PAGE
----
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Causal Graph for Conflict World

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Challenge Overview

Detailed requirements

Topcoder is working with a group of researchers that are competing to understand a series of simulated environments.  There are four of these environments: Urban World, Conflict World, Power World, and Disaster World. Each “world” is defined by a set of data but the full range of possible variables used to develop the simulated worlds isn’t disclosed to working groups in advance. The research teams have to propose and request useful data and then justify how it would be collected in the target environment.

In this challenge, we are asking the Topcoder community to build a causal graph that will reveal relationships in the ground truth for the simulated Conflict world.

Ground truth is a graphical representation of the causal structure driving the simulation. The ground truth should incorporate processes at three levels of analysis:

  • The actor level: the decision-making process that actors in the simulation used to make decisions, including processes for integrating information (for example, from the environment, the actor’s own characteristics and states, and interactions with other actors).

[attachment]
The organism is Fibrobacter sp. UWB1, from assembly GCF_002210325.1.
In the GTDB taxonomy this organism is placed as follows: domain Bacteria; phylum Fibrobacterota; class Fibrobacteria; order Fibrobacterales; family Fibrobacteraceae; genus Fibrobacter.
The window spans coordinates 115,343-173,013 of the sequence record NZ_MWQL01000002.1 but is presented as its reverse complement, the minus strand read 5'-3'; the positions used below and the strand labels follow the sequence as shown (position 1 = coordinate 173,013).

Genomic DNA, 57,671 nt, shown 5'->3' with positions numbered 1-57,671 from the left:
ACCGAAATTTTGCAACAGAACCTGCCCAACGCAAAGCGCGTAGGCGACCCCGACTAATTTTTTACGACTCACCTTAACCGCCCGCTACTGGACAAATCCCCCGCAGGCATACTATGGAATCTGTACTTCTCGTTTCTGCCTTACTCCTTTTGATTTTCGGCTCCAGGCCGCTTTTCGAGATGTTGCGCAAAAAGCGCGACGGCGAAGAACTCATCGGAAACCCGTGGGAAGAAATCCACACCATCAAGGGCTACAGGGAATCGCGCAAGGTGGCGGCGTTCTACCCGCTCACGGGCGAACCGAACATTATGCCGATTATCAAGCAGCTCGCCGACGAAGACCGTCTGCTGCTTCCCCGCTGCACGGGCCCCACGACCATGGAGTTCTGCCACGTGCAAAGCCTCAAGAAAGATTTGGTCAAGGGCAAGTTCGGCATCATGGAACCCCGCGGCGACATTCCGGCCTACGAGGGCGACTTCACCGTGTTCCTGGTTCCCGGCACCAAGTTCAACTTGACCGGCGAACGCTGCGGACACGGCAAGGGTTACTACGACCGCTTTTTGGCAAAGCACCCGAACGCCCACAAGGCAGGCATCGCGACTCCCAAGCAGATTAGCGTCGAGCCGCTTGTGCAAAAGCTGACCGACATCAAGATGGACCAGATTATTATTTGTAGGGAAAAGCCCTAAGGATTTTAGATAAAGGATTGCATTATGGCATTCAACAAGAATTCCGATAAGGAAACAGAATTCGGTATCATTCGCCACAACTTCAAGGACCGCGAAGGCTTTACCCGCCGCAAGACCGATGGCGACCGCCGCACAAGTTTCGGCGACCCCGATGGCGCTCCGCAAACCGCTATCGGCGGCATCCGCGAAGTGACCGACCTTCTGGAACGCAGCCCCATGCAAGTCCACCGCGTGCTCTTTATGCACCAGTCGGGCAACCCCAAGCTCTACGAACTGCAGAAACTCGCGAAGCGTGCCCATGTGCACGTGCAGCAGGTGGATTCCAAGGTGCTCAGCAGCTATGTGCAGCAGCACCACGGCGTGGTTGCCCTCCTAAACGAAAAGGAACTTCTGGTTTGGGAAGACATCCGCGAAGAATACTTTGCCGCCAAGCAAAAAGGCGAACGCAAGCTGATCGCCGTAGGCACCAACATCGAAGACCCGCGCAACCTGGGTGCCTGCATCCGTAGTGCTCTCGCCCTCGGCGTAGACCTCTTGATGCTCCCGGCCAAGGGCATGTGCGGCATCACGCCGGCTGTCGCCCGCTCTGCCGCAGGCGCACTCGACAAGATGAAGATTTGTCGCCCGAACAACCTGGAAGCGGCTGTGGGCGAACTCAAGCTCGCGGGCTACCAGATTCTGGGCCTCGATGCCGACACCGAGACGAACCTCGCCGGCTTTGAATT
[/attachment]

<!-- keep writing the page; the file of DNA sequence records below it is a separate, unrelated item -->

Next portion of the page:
• The group level: interactions between actors, explicit and implicit group formation, decision making, and interaction, and other simulated activity that involves multiple actors.

  • The system level: the environment and its influences on/from actors and groups

 

Nevertheless, the level of a process need not be specified and all processes should be incorporated into a singular, submitted ground truth graph comprising nodes (processes) and unweighted, unlabeled directed links (causation). Multi-level processes in the ground truth should reference simulation variables that cause other processes (also variables) within the simulated world. These variables may be visible and named in the data, or they may be hidden but discoverable. We note that causal links between nodes must be statistically identifiable from the particular run of the simulation, even though you may or may not yet have the data required to statistically identify them.